Clearly, the biggest takeaway for sexual assault victims seeking justice in our courts is simply this: Tell the truth in all its messy and sometimes incomprehensible wonder and tell that truth consistently and transparently. Our courts require it and the effective deliberation of innocence or guilt demands it.
If these complainants had just done that, and done that alone, I am convinced we would be celebrating today just how far we have come as a society from blaming the victims of sexual assault – and the concomitant judgment of their behaviours – toward the universal condemnation and punishment of its vile perpetrators.
Paul Battista, Oakville, Ont.
Supportive attention should be directed to all persons, not just women, who report sexual assault. Memories of people who have been traumatized are not always readily accessed, nor are they clear-cut. In sensitive counselling of such persons, details emerge only as the individual is emotionally and socially ready to address them openly in a safe environment.
By the time people seek legal redress, much damage may already have occurred. We can learn from the Ghomeshi trial to better prepare people for the foreign territory of court. Or we can further develop alternative processes that still give the accused a fair hearing and that treat all parties with understanding and respect.
We can also redouble our efforts in preventive sex education designed to teach youth and adults how to effectively communicate their sexual interests, desires, needs and fantasies and how to negotiate consent of all parties concerned, not just once, but in an ongoing fashion, with opportunities to say "no" at any point. Exercising power to harm unwilling partners, that is, using coercion and abuse, has no place in positive sexual expression.
It wasn't easy to establish "rape crisis centres" in the 1970s. Clearly, we still have much work to do.
Mary Valentich, certified sex educator, Calgary
Re Report Diagnoses Poor Health In Prisons (March 15): This troubling report brings to light a reality that nurses in corrections have known for a long time: Canada's prison population is facing health challenges at much higher rates than the rest of the country. Issues with mental health, addictions and communicable disease are significantly more prevalent in this already marginalized population. These conditions are only exacerbated by overcrowding, limited mental health services, and overuse of segregation.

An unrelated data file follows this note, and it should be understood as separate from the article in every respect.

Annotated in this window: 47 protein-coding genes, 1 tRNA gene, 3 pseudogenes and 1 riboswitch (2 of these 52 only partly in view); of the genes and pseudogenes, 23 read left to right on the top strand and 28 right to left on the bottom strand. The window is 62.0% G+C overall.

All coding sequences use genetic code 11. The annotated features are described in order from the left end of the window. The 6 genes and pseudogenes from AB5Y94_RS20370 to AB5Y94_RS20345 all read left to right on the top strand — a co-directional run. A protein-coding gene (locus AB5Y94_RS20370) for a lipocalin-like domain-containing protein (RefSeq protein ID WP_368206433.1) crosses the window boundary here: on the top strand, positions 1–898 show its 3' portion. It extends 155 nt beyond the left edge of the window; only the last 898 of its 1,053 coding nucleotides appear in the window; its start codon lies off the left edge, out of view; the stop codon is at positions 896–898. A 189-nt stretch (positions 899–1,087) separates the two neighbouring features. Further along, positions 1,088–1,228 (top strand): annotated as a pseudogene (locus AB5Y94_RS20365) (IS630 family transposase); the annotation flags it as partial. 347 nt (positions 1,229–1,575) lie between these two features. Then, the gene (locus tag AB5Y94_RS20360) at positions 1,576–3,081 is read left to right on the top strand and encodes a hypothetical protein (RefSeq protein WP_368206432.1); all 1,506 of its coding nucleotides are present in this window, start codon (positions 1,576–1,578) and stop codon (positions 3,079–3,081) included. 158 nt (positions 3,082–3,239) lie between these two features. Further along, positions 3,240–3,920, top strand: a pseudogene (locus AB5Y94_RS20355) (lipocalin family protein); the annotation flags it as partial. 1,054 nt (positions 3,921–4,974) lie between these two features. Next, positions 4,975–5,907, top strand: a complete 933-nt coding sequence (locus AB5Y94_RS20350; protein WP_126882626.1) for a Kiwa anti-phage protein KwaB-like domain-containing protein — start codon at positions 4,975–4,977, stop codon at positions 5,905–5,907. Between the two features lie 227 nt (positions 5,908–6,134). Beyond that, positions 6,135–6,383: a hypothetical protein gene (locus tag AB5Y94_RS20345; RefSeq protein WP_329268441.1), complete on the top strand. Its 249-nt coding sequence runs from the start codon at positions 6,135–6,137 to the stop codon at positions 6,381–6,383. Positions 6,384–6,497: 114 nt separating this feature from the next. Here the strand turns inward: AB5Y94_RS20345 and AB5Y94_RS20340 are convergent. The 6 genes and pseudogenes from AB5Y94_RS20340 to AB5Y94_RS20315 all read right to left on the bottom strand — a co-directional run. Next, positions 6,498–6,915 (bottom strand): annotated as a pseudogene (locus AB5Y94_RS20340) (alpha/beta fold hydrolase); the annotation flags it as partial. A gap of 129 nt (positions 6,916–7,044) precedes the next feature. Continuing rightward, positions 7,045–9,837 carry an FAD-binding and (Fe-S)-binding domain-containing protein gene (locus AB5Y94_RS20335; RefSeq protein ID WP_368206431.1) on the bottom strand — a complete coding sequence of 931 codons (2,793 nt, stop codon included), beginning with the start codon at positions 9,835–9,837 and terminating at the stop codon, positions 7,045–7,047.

We must stop treating our prisoner population as if they are separate from society, and transition to a health-care delivery model governed by experts in health rather than security. It is imperative we ensure prisoners have access to a primary care practitioner during and after their time in jail, move away from practices like solitary confinement, and target resources to programs that treat hepatitis C, substance abuse disorder, and mental health.
We need to bring correctional health care back to the community, if we hope to successfully integrate incarcerated people back into our communities.
Ian Clarke, correctional nurse manager (retired), Burlington, Ont.
The streetcars clanging along Toronto's busy King Street are packed. The Toronto Transit Commission chief seeks a remedy. Sure enough, he is presented with a "really imaginative solution."
It is – wait for it – to add more streetcars to the busy stretch. Who'd a thunk it? (TTC To Add Streetcar Route To Relieve Congestion – March 24).
Helen Adams, Toronto